A pair of Operations serve as the campaign in Crossfire X, companion single player content to the free-to-play multiplayer experience at the forefront of the title. Operation Catalyst and Operation Spectre take less than two hours each to complete, offering a brief, dated and ultimately shallow experience that leaves the player baffled by the fact that the single player aspect of Crossfire X was developed by Remedy Entertainment, known for cult and critical classics such as Max Payne, Alan Wake and Control.
Clunky controls, lifeless characters and the complete absence of challenge leave the dual campaign offerings for dead, failing to live up to the potential of its developer’s reputation to take players on an adventure that unravels in clever and unpredictable fashion.
Operation Catlayst is the first of the two-part campaign and nearly immediately sets the tone for Crossfire X as one that struggles to make its narrative make any kind of sense. The narrative shortcomings, which are extensive, could almost be forgiven if the gameplay was solid and provided the action, tension and drama that its story failed to accomplish. That is unfortunately not the case. Stiff movement, clumsy gunplay and brain-dead AI send Crossfire X into an irredeemable first-person shooter that could be mistaken as a title from two generations ago. The gameplay feels as though it’s been pulled from the mid-2000s from titles such as Black.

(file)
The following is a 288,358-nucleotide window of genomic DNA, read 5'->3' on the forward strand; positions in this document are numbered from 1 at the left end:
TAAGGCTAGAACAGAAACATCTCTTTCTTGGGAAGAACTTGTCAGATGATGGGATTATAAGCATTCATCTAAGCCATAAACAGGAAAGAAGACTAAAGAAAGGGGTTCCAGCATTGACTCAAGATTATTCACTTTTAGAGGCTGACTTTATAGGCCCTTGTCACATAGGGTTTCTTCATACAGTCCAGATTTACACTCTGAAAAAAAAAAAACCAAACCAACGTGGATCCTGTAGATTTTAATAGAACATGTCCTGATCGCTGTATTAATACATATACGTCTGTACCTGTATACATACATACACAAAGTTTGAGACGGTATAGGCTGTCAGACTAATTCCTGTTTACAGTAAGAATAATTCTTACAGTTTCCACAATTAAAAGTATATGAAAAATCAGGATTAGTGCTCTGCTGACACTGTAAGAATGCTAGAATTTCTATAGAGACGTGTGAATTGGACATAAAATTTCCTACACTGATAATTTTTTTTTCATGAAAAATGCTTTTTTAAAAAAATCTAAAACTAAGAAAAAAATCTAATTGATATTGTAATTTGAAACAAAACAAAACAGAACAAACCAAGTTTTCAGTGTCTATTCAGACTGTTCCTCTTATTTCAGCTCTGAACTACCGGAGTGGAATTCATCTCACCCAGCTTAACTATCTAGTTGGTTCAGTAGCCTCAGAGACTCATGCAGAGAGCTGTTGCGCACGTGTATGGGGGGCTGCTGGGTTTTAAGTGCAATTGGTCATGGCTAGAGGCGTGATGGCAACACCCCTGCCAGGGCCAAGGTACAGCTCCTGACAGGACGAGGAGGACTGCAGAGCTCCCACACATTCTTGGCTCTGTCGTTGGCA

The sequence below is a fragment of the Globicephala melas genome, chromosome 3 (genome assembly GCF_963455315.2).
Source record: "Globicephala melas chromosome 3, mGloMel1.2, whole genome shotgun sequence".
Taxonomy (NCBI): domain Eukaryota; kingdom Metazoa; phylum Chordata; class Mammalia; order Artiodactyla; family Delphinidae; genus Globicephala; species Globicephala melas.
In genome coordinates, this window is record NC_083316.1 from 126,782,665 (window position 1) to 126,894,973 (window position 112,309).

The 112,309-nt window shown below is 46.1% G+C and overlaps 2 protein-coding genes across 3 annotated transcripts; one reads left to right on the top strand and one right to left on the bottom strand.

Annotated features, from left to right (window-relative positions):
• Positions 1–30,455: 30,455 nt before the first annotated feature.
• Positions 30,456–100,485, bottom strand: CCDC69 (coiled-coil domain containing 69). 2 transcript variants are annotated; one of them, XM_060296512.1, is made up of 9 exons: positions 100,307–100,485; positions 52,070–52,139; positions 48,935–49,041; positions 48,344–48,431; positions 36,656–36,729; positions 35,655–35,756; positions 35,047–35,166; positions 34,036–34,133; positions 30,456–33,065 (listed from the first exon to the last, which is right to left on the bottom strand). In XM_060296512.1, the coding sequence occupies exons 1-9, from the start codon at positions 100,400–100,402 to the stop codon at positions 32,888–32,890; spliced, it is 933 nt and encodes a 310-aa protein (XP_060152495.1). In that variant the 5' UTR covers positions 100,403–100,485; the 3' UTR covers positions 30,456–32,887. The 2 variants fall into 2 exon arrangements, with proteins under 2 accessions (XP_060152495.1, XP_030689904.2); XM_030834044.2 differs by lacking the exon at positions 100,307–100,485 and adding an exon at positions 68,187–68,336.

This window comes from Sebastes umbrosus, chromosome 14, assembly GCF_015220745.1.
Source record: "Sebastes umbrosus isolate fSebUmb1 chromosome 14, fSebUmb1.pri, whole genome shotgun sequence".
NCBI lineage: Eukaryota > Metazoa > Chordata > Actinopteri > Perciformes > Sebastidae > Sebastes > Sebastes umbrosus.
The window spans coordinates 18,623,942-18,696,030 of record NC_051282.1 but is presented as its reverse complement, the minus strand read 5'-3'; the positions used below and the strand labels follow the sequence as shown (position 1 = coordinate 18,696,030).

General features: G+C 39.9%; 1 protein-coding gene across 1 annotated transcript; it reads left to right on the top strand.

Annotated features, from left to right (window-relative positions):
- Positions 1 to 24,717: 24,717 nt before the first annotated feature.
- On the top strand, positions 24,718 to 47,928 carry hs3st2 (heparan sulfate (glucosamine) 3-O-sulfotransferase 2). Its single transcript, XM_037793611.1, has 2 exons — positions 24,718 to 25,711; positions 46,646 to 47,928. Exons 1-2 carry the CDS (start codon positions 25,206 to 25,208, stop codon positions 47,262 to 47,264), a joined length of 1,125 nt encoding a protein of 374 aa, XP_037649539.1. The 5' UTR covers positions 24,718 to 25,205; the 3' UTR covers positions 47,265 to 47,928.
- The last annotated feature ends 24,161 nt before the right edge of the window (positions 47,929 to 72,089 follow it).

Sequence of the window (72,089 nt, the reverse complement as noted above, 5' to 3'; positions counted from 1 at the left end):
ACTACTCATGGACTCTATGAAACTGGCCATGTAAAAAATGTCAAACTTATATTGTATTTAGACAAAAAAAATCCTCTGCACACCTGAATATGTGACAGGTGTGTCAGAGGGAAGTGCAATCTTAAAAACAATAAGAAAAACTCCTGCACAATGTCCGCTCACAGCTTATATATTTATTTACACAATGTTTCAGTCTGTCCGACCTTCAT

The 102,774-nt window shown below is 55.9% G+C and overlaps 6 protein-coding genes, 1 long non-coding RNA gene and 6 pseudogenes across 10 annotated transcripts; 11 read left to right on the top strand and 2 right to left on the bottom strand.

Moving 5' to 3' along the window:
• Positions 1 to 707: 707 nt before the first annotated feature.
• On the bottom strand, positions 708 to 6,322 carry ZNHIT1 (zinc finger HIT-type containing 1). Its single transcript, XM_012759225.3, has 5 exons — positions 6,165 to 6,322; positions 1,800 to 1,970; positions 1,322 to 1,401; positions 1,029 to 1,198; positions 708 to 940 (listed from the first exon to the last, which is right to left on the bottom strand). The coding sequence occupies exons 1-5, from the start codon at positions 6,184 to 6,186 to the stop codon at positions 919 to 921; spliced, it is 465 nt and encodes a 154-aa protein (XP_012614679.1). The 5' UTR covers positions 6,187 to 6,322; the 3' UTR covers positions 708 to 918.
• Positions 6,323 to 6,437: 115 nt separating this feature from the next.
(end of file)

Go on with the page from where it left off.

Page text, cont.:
After the movie length Operation is all said and done, the squad-based story switches tracks for Operation Spectre and casts the player as a thief enlisted by the Black List organisation to be moulded into their ultimate weapon of destruction. The premise of Spectre holds more intrigue than Catalyst but manages to deflate any excitement abruptly and thrust the player into yet another predictable and formulaic single-sitting experience.
The action sequences and handful of set pieces do look impressive and manage to briefly capture the player’s attention, though these sequences are few and far between and they don’t overcome the overwhelming amount of hiccups that come before and after. Glimpses of classic Remedy tropes such as supernatural themes fail to amount to anything substantial and quickly revert the experience back to its text-book shooter formula.
Despite being a companion single-player experience for the core multiplayer functions of Crossfire X, the gameplay is slightly different though both feel dated, clunky, and simply unenjoyable. An extremely limited variety of enemies fails to keep firefights engaging or challenging, with every shootout feeling as similar as the weapons used to get the job done.